The Promises of Peace in Colombia

A rally in support of the peace process in Bogotá, Colombia, in 2016. Credit Ivan Valencia/Associated Press
A rally in support of the peace process in Bogotá, Colombia, in 2016. Credit Ivan Valencia/Associated Press

At the start of each school year, Colombian schoolchildren are still given specially prepared instruction manuals in the form of comic books to teach them how to avoid stepping on land mines. Despite these efforts, during 52 years of war, more than 1,000 Colombian children, usually from the poorest of our farming families working their fields, were killed or maimed by land mines.

I ran for president of Colombia to lead a nation where the books we give Colombia’s schoolchildren teach reading, science, math and poetry, not warnings against stepping on explosives. Today – having signed a historic peace agreement between my government and the Revolutionary Armed Forces of Colombia, on Nov. 24 – we are building a peaceful Colombia.

In more than 203 Colombian municipalities, the dangerous work of locating, disabling and removing Colombia’s land mines is being carried out by NGOs, specially trained units of the Colombian armed forces and the Revolutionary Armed Forces of Colombia, or FARC. Our goal is to make Colombia land-mine free by 2021.

Last year, we saw the lowest level of violence in our country in more than 40 years. FARC guerillas are turning their arms over to United Nations supervisors. But the agreement does more than silence weapons; it delivers a welcome end to conflict for Colombians, a majority of whom have never lived in a country at peace.

The agreement sets out to bridge the historic divide between the Colombia of developed urban centers and that of the vast, impoverished interior, where historically there has been little or no government presence and, as a result, limited security, weak rule of law and deficient health care and education.

To close this gap, my government has committed itself to a far-reaching program of rural development for the largely low-income population, including land, titles, credit, roads and crop substitution programs.

The transition to peace demands a great amount of time, resources and leadership in Colombia — as well as the continued assistance of the United States and the international community. United States support through Peace Colombia — a new initiative that will deepen our partnership and reinforce security gains we have achieved together — is more important now than ever. I had the opportunity to meet with President Trump at the White House on Thursday, and we had a productive conversation about working together to strengthen our strategic alliance in ways that benefit Americans and Colombians.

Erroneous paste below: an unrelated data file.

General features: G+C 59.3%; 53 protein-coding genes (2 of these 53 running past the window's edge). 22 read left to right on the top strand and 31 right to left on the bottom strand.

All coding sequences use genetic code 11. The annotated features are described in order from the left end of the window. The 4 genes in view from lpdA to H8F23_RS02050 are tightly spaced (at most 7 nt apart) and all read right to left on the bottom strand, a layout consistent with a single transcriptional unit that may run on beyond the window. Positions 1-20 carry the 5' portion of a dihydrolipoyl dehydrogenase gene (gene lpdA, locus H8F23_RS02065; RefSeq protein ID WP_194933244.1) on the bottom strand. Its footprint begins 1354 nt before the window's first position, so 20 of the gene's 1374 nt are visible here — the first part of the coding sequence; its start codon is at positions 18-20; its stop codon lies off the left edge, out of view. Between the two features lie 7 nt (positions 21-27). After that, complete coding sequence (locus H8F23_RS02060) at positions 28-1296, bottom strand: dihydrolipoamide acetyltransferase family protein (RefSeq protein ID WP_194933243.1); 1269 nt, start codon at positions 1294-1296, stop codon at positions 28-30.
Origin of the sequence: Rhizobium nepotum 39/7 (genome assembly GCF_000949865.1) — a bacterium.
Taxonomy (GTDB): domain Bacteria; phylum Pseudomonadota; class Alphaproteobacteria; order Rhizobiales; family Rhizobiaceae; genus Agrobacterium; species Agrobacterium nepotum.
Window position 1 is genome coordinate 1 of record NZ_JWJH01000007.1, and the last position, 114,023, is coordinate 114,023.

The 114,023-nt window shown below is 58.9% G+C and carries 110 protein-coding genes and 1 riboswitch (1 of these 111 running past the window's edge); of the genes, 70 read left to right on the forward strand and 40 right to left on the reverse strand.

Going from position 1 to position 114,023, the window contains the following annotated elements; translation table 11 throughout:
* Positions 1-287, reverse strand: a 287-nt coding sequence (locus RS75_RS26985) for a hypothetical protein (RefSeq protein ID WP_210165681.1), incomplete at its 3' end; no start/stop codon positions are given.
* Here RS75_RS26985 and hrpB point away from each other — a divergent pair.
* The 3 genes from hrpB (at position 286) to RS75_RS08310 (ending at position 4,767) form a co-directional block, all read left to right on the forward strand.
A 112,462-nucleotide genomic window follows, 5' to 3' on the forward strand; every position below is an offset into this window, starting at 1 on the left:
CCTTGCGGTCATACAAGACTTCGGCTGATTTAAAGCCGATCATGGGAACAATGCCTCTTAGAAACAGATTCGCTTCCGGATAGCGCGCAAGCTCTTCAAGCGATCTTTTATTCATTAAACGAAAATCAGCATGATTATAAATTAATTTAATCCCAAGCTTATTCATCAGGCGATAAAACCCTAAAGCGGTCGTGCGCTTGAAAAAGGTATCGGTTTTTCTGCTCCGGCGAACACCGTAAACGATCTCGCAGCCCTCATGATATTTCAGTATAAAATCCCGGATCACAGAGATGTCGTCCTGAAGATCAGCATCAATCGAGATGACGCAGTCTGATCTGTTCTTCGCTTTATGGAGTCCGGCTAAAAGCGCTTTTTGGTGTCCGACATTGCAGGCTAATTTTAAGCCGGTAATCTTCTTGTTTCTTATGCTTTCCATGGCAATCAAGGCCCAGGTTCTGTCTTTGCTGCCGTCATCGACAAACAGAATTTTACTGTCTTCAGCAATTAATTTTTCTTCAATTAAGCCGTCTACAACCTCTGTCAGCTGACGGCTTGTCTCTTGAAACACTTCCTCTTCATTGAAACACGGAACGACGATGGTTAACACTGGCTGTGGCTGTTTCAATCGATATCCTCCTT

Colombia is a vibrant democracy, and the terms of the peace touched off a spirited debate within my country, which continues to this day. That is why, when the first draft of the agreement did not secure majority support in last October’s referendum, I convened a national dialogue, made substantive changes on nearly 60 topics proposed by critics and submitted the revised accord to Colombia’s Congress, where it was approved by 3 to 1.

One of the most challenging aspects of the long negotiations was to balance the demands of justice with the demands of peace. Until the agreement, peace settlements in Latin America routinely included blanket amnesty for both guerillas and state actors.

The Colombian agreement ends that impunity. Those who fail to confess to war crimes, atrocities or other serious violations of humanitarian law, such as kidnapping, face up to 20 years in prison. Those who confess their crimes and sever themselves from all criminal activities face sentences of up to eight years of “effective restrictions on liberty” and reparations, such as removing land mines, that are deemed acceptable by their victims.

The war cost 225,000 Colombian lives and drove eight million Colombians from their homes. Translated into United States population terms, that would be 1.5 million American lives lost and 30 million citizens driven from their homes. American assistance, training and hardware under Plan Colombia, the military and diplomatic initiative to combat drug cartels and left-wing insurgency and stabilize the country, which began in 2000, helped our nation successfully defend our democracy. Plan Colombia was sustained through multiple administrations and Congresses with enduring bipartisan support. Our victory is a United States foreign policy victory as well.

Today, Colombia and the United States, are focused on consolidating the gains and promises of the peace. One of our most important commitments to the United States is to counter narcotics. Some farmers who anticipated significant resources under the peace agreement significantly ramped up production of coca leaf in recent years. Although seizures of illicit drugs have been at record highs these past several years, we are committed to working with the Trump administration to stop and reverse this increase in production.

Colombia and the United States are also working together to help Mexico and the “northern triangle” of Central America — Guatemala, Honduras and El Salvador — combat the drug cartel violence that is fueling refugee flows. And we are joined with the United States and other democratic nations to defend democratic values in our hemisphere.

My country is far better off today than it was seven years ago. As we strived for peace, we strengthened our economy. We dramatically reduced poverty. Peace in Colombia will only further those gains and will usher in a new era of cooperation with the United States. Colombia is now better prepared to confront the challenges of the future and benefit from its opportunities, and to be an even stronger ally and partner to the United States.

Juan Manuel Santos is the president of Colombia.

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